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Latin American Cinemateca of Los Angeles and the UCLA Film & Television Archive present DRÁCULA
Featuring a special pre-recorded message,made specifically for the screening by Eva Longoria Spanish Drácula finds new blood, more than 90 years after its release … NPR (2022)
The in person free screening of Drácula featuring a specially created taped introduction by Eva Longoria will take place on Saturday, October 29, 2022 at The Billy Wilder Theater located inside the Hammer Museum on 10899 Wilshire Blvd., Los Angeles, CA 90024. Register here (https://www.eventbrite.com/
During the transition from silent films to sound production, Hollywood studios faced a dilemma: How to export English-language films to lucrative non-English speaking foreign markets. Some studios, such as Universal, chose to make multiple versions of the same film featuring the same story told with different actors speaking their native languages. The most famous example of this approach is the Spanish-language version of Drácula in 1931, not only because it survives intact after being thought lost for decades, but also because it arguably rivals—some would say exceeds—the artistry of its counterpart, the 1931 Bela Lugosi film of the same name.
Drácula en Español starred Carlos Villarías (https://www.imdb.com/
The late Tovar reminisced about working the graveyard shift. "We shot all night long till next morning because we used exactly the same sets. As matter of fact, we had the same marks the English cast got; we stepped in the same place. The difference though was that director George Melford and Villarías would watch scenes shot during the day and make small improvements. They were able to set up better camera angles and add more exciting elements."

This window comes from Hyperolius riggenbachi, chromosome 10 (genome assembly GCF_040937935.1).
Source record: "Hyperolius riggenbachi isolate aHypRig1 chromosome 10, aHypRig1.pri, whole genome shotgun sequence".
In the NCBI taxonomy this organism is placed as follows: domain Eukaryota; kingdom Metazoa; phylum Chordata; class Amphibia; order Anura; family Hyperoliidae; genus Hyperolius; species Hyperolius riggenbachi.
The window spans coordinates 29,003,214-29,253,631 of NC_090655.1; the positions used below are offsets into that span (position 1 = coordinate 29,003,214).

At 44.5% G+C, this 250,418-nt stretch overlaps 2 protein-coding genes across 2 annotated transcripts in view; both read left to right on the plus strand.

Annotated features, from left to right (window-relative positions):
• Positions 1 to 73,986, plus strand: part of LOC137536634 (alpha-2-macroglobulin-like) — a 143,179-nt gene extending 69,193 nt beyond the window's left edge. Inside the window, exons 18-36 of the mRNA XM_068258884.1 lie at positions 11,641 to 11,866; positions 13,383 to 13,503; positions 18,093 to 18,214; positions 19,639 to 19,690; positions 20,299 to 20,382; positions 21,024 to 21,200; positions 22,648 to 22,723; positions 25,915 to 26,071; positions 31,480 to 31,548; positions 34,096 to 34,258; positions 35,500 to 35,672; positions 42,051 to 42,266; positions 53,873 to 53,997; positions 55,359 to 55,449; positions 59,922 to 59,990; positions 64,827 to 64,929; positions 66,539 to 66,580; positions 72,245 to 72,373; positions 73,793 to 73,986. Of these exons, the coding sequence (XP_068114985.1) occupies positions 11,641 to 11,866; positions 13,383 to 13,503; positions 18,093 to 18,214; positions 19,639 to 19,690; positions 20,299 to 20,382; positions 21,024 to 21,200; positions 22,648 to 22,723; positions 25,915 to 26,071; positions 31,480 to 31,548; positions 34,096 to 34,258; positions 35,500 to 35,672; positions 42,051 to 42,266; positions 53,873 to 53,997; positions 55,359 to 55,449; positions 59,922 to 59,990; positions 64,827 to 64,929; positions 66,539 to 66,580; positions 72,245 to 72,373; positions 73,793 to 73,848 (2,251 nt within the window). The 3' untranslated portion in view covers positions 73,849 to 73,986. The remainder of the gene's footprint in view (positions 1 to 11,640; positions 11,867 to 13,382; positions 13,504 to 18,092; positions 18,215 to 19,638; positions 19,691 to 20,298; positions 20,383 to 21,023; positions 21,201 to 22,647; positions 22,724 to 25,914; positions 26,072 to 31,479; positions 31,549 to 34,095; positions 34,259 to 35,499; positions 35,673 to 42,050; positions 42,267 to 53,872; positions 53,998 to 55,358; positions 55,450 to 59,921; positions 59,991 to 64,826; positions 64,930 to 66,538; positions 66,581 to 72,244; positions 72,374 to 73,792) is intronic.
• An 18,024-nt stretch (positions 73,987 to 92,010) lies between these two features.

Following the same basic plot as the English-language version, Melford brings more creepy webs and more ominous minions to proceedings leading to a longer runtime by about 30 minutes, but even so, he moves the terror along at a quicker pace. More than a historical curio, Drácula stands on its own as an atmospheric horror classic.
While Lupita Tovar (Mexican born Guadalupe Natalia Tovar) had already starred in such films as La Voluntad del Muerto (https://en.wikipedia.org/
More than just a Spanish language version of a classic horror film, Drácula, starring Carlos Villarías (https://www.imdb.com/
DCP, b&w, 103 min. Director: George Melford. Screenwriter:
Special thanks to Guido Segal, program manager, Latin American Cinemateca of Los Angeles.
This program is made possible with funds from the Los Angeles County Arts Commission, the UCLA Film & Television Archive and the many contributors of LACLA's programs.
About the UCLA Film & Television Archive
A division of UCLA Library, the Archive is internationally renowned for rescuing, preserving and showcasing moving image media and is dedicated to ensuring that the visual achievements of our time are available for information, education and enjoyment. The Archive has over 450,000 film and television holdings conserved in a state-of-the-
Latin American Cinemateca of Los Angeles (LACLA) is a California non-profit organization dedicated to promoting cultural exchange through film by screening classic and contemporary films from Latin America and by USA Latinas and Latinos. LACLA also supports the film and media efforts of Los Angeles inner-city middle and high school students with its annual student film festival. https://www.lacla.org/
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Page Updated Last on: Oct 17, 2022